EDWARDSVILLE — Officials signed an agreement Wednesday certifying Madison County for the U.S. Department of Labor’s Registered Apprenticeship Program.
Gerry Schuetzenhofer, chairman of the Madison-Bond Workforce Innovation Board, and Kim Jones, the state director for the U.S. Department of Labor Office of Apprenticeship, signed a Standards of Apprenticeship agreement designating the Madison-Bond Local Workforce Development Area with the Registered Apprenticeship Program. The agreement allows the local workforce area, which includes Madison and Bond counties, to be a part of the National Apprenticeship Program in accordance with the basic Standards of Apprenticeship established by the U.S. Secretary of Labor.
“This will benefit local businesses by streamlining the process to establish apprenticeship programs,” Director of Employment and Training Tony Fuhrmann said.
“We are hearing more and more about vocations being important and they’ve been taken out of high schools and many are rethinking it now,” Schuetzenhofer said.
Jones agreed. She said USDOL appreciates the county coming on board in support of the apprenticeship program.
Madison-Bond local workforce is the second in Illinois to receive certification by the Department of Labor as a Registered Apprenticeship Program Intermediary/Sponsor.
Fuhrmann said the county would assist local employers in hiring and training individuals to receive occupational credentials by the Department of Labor after they complete a Registered Apprenticeship Program. He said successful apprenticeship programs work best when designed by employers around their own needs.
“The plan reduces red tape and requirements for administering apprenticeship programs,” Fuhrmann said.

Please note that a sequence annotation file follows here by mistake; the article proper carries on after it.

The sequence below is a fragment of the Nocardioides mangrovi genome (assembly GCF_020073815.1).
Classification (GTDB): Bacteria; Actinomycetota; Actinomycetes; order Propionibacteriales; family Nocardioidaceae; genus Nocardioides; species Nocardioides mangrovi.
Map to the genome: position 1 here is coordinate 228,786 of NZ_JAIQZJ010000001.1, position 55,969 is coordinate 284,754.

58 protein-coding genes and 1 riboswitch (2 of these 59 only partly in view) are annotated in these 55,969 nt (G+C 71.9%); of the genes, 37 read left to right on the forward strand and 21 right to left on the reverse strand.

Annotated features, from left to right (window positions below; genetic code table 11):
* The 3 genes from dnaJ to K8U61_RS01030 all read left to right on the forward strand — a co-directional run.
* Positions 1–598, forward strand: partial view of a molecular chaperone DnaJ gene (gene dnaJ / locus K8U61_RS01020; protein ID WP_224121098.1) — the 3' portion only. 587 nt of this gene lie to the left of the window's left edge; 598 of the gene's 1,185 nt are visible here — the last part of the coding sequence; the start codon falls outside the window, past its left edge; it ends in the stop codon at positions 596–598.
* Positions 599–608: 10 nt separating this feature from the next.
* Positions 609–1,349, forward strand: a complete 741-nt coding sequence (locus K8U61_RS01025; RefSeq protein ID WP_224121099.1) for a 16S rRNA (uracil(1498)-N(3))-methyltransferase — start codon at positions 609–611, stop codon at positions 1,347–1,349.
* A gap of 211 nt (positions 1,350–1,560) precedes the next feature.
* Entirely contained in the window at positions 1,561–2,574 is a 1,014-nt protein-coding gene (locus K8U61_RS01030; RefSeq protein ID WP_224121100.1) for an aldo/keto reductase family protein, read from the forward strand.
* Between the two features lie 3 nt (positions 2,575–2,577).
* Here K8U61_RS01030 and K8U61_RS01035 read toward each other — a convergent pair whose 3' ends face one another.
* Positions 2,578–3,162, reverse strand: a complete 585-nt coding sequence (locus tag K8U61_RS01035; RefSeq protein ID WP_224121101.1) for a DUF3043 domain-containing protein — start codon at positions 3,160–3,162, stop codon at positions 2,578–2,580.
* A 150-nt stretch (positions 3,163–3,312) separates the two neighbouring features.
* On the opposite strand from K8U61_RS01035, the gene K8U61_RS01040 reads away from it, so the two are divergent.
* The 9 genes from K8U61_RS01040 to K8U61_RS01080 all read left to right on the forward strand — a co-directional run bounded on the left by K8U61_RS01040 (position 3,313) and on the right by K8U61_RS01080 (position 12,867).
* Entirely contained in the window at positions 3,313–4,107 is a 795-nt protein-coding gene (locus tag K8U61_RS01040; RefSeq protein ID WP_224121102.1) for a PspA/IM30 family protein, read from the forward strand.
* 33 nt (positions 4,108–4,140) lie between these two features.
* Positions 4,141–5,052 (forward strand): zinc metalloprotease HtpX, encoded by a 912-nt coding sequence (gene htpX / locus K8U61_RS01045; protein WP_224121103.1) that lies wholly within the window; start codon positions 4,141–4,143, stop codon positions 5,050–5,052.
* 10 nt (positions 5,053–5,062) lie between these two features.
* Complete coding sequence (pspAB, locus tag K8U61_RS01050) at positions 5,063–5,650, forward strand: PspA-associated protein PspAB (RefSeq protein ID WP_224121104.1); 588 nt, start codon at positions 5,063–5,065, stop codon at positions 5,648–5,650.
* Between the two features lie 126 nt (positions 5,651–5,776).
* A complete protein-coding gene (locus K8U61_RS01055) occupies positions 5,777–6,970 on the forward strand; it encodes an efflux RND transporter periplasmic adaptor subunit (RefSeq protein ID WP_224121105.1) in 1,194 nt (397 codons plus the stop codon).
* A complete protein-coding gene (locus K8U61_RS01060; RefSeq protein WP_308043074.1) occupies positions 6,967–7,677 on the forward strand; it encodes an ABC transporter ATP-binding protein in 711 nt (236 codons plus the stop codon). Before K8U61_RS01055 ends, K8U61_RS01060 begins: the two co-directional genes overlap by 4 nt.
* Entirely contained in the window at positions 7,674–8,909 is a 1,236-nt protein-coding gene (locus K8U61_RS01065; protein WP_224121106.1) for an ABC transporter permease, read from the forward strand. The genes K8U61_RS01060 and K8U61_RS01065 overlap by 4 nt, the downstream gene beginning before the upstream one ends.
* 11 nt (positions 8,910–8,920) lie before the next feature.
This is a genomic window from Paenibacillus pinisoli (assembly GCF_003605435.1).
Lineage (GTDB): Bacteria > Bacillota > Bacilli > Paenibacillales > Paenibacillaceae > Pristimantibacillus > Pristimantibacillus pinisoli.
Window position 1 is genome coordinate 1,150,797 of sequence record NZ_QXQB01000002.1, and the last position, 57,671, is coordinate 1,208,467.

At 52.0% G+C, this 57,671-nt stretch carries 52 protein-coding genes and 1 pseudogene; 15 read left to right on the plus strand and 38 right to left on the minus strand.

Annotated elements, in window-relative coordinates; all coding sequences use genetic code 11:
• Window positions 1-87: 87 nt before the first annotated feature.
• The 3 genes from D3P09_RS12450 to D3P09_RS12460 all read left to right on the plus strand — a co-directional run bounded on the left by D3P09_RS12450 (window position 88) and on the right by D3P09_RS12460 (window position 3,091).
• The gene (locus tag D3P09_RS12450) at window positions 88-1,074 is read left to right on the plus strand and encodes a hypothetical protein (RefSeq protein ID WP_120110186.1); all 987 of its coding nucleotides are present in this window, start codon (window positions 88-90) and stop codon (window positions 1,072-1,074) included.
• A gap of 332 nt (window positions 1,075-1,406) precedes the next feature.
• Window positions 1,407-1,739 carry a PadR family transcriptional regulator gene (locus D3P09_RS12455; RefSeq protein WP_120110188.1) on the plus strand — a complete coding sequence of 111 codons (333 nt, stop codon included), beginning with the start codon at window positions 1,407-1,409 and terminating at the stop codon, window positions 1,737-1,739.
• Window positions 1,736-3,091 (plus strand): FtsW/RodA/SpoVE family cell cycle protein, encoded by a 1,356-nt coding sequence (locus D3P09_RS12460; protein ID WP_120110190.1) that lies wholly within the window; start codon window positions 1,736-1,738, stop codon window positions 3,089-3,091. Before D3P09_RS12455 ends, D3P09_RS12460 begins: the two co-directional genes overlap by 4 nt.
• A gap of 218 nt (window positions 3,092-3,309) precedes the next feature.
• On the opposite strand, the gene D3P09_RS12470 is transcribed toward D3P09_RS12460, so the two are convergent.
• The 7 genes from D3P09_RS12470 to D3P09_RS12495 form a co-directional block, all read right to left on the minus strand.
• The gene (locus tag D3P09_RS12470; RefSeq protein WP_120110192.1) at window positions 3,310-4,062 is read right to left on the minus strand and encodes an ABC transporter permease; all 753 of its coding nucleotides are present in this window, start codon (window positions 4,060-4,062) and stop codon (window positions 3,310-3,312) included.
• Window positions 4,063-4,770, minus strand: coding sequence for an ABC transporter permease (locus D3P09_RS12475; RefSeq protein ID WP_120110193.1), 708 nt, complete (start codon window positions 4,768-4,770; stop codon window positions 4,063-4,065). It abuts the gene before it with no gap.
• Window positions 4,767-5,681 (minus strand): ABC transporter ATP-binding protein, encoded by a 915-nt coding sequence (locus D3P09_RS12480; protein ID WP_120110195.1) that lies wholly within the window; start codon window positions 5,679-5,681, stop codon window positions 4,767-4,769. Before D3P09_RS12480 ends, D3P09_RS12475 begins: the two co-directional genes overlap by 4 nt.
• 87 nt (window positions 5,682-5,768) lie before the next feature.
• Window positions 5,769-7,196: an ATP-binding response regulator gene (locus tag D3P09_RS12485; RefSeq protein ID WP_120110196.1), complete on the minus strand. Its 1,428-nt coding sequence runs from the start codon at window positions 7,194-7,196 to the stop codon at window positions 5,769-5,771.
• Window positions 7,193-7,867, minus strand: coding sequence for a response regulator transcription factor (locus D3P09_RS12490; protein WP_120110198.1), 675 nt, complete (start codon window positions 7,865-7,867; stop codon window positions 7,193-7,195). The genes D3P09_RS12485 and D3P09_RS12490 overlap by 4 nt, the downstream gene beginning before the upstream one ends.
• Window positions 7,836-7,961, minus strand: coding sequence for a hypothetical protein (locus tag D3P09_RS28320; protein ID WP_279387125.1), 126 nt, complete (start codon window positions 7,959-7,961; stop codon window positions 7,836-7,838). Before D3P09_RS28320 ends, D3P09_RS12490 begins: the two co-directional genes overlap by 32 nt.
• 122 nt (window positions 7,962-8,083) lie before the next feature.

Fuhrmann said the county would be now be able to complete all the required steps with businesses instead of them needing to work with the Department of Labor. He commended Sarah Ray Lorio, Work-based Coordinator, for taking on the project from start to finish in order for the county to receive certification.
“My staff looks forward to the opportunities this designation can provide to businesses and helping provide a trained workforce for their needs,” he said.
There are five core components in a Registered Apprenticeship Program — classroom training, on the job training, work mentorship, progressive wages, and national occupational credentialing.
The Standards negotiated between the USDOL and the Grants Department use a competency-based model that allows expedited advancement based on demonstrated performance rather than a minimum timeframe spent in training. Companies that hire eligible workers are eligible to receive partial reimbursement of wages for up to six months during the training period.
What is an apprenticeship and what is a registered apprenticeship?
USDOL defines an apprenticeship as an arrangement that includes a paid-work component and an educational or instructional component where an individual obtains workplace-relevant knowledge and skills. Registered apprenticeships are high-quality, work-based learning, and post-secondary “earn-and-learn” models that meet national standards for registration with the USDOL.
What’s in it for job-seekers?
A registered apprenticeship program is a great way for job-seekers to start a new career. Here are some great reasons to do an apprenticeship.
• Begin earning a paycheck from day one (Earn & Learn)
• Learn a skill or trade through on the job training and have the potential to earn college credit
• Succeed in a long-term career while earning a competitive salary
• Increase wages as skill level increases
• Receive nationally recognized certification
• Gain valuable skills needed to succeed in your career
What’s in it for participating businesses?
Advantages of registered apprenticeship for businesses looking to recruit new talent and fill open positions:
• Helps recruit and develop a highly skilled workforce.
• Reduced turnover rates
• Improves productivity and the bottom line
• More diverse workforce
• New pipeline of workers
• Creates industry-driven flexible training solutions to meet local and national needs
PHOTO: Kim Jones, the state director for the U.S. Department of Labor Office (USDOL) of Apprenticeship and Gerry Schuetzenhofer, chairman of the Madison-Bond Workforce Innovation Board signed the Standards of Apprenticeship agreement designating the Madison-Bond Local Workforce Development Area with the Registered Apprenticeship Program.